“I tried lots of different ways of making that last scene. I think ending with just Donald Sutherland’s face and Elizabeth going, is enough. I like how fast Elizabeth goes.”
“These sensual moments are few and far between, for good reason. The vision of the film was to remain as hands off and sexually insinuative as possible. That’s what brilliant about this film, because you very rarely get innocence. How electric and important a single touch can be? It’s rare in American film for anything to be left to the imagination.”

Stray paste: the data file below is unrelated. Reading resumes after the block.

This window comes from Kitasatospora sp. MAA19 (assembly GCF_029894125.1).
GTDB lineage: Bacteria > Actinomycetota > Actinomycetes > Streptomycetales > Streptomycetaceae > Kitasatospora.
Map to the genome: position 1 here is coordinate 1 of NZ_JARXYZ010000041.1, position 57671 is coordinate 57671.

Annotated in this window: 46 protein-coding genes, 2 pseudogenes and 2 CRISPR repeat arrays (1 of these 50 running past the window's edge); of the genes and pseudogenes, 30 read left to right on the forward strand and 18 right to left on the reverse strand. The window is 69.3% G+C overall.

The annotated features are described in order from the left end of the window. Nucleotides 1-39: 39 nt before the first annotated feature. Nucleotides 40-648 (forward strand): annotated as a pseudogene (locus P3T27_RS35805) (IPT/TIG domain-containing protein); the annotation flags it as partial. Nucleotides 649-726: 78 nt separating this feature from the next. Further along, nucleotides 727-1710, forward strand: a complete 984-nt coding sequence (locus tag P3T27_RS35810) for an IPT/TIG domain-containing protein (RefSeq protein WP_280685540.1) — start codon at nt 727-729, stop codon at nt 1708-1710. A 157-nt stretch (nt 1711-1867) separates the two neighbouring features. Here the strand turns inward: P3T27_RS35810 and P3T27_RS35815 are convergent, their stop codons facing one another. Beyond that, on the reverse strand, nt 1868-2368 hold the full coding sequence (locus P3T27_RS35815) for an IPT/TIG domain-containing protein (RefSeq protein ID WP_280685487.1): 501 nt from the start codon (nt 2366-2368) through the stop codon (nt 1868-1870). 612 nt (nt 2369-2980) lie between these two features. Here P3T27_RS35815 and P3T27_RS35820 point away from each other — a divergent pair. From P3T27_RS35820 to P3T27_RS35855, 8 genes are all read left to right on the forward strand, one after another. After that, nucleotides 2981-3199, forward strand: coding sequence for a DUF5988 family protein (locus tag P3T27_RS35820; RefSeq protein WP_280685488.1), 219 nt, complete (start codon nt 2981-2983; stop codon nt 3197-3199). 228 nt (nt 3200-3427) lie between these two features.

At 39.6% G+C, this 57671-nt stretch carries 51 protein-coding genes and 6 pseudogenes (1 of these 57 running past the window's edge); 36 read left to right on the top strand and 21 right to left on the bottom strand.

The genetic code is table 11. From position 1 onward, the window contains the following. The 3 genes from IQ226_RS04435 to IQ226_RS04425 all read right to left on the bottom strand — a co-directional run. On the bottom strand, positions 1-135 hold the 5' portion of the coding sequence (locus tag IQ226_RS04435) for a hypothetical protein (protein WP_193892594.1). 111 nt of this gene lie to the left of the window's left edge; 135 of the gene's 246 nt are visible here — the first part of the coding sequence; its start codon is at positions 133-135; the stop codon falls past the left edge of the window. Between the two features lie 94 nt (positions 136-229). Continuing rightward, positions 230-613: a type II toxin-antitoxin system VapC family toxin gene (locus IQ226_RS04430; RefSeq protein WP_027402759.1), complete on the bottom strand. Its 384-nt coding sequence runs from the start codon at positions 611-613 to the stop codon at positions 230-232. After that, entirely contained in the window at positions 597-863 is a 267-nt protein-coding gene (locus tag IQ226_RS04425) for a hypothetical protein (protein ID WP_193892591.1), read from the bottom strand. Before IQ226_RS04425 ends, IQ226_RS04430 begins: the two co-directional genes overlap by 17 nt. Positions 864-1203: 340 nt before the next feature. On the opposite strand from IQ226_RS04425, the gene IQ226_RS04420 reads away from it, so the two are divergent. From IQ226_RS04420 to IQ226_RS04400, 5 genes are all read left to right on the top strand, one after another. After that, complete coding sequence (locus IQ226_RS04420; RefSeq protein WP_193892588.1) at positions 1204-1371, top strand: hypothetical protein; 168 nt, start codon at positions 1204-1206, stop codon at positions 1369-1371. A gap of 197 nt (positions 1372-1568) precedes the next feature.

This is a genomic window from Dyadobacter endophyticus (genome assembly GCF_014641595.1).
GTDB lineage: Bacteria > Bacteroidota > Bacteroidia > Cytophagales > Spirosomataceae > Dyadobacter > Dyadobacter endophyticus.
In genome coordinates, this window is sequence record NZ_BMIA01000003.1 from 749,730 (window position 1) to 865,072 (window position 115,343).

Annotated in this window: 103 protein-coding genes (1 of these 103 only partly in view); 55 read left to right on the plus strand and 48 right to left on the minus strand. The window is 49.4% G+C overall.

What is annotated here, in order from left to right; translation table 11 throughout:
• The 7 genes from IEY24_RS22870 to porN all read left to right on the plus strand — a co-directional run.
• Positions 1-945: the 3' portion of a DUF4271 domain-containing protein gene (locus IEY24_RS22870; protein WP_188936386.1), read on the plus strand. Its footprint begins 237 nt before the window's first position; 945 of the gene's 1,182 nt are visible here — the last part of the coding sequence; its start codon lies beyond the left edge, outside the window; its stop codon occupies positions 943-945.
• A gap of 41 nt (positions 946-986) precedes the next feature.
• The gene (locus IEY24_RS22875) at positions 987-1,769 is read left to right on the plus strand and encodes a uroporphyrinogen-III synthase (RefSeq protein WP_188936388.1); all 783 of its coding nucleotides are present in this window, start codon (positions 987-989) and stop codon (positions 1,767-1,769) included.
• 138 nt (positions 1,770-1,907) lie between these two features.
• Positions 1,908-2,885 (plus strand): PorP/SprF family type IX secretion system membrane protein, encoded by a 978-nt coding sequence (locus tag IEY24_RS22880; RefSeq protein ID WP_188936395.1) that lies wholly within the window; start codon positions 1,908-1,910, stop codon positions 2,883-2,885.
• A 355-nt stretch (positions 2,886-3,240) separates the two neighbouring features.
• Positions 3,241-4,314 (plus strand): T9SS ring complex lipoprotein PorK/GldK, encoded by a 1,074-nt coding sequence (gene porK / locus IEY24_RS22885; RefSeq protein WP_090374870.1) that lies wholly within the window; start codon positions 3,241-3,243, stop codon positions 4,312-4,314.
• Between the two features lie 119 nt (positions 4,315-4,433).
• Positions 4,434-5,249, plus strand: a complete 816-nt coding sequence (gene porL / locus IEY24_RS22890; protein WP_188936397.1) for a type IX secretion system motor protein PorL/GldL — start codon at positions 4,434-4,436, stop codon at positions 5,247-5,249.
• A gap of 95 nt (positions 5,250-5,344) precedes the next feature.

Darcy´s hands say so much.
Physical contact is kept to a minimum both in the book and the movie. But Elizabeth and Darcy’s slow-burning emotions are often economically and elegantly expressed through unconscious actions. As when, after innocently holding Lizzie’s hand as she steps into a carriage, Darcy’s fingers are shown gently curling, as if recalling the touch of her flesh.
“In really simple terms they first see each other, they fancy each other and he can´t deal with the fact that he fancies her. So they´re like children in a playground, they hit each other. If you cast them as seven, he pulls her hair, she gives him a slap and now they´re enemies”
(Joe Wright, Director)